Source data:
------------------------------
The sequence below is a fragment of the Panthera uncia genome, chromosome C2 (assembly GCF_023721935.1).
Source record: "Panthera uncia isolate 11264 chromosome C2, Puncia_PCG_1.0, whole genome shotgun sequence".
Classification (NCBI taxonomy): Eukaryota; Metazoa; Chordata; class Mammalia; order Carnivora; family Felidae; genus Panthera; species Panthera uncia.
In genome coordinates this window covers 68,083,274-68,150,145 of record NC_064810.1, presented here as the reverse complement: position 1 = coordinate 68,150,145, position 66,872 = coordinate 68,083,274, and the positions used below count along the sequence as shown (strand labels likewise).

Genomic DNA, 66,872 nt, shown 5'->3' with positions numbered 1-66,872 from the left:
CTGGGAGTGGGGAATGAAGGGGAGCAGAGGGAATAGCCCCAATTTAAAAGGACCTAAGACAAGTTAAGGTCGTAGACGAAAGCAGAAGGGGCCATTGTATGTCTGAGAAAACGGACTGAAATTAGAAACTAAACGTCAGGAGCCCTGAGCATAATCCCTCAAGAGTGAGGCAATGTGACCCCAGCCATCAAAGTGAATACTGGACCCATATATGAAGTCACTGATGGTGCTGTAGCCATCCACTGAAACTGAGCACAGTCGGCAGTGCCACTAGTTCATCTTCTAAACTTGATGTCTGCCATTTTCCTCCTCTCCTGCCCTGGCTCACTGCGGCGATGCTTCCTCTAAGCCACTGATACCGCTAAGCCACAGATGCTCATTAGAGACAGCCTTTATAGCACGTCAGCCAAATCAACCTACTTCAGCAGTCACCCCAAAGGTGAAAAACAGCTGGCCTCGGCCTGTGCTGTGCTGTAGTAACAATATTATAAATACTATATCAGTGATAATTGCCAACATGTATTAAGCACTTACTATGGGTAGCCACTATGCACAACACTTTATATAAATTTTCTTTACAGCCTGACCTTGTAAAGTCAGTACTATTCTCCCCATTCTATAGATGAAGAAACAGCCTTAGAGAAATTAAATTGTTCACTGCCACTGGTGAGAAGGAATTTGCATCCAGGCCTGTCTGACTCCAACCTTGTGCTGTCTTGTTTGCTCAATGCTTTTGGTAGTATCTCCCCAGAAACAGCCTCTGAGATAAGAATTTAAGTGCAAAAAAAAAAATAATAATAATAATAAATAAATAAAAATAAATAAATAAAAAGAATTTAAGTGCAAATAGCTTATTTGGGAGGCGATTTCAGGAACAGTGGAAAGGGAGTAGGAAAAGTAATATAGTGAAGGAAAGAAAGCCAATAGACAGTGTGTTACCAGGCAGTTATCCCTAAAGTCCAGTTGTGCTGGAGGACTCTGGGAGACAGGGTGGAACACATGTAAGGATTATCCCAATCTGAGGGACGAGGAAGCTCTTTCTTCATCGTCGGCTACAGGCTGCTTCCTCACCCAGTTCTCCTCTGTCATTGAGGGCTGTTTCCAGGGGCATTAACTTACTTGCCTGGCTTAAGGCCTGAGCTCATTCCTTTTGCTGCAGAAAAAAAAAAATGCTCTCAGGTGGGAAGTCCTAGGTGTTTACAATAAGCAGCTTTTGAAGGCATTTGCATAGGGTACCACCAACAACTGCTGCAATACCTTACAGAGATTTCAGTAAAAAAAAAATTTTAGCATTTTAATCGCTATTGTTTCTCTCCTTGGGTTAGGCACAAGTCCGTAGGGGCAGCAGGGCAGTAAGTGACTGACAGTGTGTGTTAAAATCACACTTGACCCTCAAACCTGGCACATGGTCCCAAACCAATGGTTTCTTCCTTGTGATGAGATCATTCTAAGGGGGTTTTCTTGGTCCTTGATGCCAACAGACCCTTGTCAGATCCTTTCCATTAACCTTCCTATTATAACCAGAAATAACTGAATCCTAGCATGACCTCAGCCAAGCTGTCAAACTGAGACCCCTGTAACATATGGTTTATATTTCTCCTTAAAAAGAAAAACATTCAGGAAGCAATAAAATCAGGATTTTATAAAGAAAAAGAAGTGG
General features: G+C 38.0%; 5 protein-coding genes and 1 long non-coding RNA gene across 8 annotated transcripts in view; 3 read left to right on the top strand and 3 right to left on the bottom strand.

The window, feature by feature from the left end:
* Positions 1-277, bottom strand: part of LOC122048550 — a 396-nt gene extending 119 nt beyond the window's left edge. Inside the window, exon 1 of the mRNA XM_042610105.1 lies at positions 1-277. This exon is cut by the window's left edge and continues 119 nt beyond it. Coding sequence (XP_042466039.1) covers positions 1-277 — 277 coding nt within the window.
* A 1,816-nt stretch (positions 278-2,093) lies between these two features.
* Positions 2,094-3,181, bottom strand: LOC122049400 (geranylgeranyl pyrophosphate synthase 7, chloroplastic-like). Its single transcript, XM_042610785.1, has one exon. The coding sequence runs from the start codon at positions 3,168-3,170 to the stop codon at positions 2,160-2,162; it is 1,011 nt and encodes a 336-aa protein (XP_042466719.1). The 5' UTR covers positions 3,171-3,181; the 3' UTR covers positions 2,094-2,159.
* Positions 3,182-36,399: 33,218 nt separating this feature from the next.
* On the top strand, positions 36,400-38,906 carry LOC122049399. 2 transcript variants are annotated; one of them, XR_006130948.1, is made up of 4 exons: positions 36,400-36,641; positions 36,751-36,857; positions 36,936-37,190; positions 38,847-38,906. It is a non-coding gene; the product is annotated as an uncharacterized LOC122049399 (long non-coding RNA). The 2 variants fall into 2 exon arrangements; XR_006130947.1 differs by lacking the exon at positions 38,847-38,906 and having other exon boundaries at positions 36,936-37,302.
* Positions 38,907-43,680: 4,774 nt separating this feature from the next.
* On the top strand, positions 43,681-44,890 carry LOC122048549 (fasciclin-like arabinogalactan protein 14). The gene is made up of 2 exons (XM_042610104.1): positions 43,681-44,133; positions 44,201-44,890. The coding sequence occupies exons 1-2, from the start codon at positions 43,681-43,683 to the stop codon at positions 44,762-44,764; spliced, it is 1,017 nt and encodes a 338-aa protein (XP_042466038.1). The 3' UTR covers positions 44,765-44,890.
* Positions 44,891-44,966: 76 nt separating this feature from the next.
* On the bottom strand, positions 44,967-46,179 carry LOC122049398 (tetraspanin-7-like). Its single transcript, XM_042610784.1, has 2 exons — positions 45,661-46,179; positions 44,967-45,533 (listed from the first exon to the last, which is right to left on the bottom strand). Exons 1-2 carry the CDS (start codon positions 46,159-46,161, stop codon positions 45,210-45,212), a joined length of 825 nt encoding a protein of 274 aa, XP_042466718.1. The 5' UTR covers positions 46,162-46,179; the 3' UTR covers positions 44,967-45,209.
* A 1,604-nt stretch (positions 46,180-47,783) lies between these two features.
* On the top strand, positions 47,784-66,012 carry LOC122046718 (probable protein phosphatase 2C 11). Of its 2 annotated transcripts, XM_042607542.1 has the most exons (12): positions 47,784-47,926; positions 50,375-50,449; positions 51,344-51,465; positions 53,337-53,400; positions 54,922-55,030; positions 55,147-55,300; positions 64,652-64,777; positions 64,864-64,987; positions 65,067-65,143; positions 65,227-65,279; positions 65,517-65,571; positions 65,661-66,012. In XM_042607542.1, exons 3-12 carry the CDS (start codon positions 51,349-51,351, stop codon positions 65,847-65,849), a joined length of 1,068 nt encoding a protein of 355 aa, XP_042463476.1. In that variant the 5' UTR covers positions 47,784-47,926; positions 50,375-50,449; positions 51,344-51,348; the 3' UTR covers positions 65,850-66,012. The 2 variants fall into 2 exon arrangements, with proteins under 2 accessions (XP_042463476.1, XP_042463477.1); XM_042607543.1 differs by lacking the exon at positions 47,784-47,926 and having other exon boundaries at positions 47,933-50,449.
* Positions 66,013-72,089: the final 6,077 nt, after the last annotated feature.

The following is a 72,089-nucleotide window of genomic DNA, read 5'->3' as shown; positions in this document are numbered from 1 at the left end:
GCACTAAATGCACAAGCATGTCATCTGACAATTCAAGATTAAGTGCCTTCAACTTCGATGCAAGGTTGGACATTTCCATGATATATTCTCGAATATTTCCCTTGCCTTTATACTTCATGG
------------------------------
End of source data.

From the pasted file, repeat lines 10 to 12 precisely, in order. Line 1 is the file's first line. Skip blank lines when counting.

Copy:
* A 1,816-nt stretch (positions 278-2,093) lies between these two features.
* Positions 2,094-3,181, bottom strand: LOC122049400 (geranylgeranyl pyrophosphate synthase 7, chloroplastic-like). Its single transcript, XM_042610785.1, has one exon. The coding sequence runs from the start codon at positions 3,168-3,170 to the stop codon at positions 2,160-2,162; it is 1,011 nt and encodes a 336-aa protein (XP_042466719.1). The 5' UTR covers positions 3,171-3,181; the 3' UTR covers positions 2,094-2,159.
* Positions 3,182-36,399: 33,218 nt separating this feature from the next.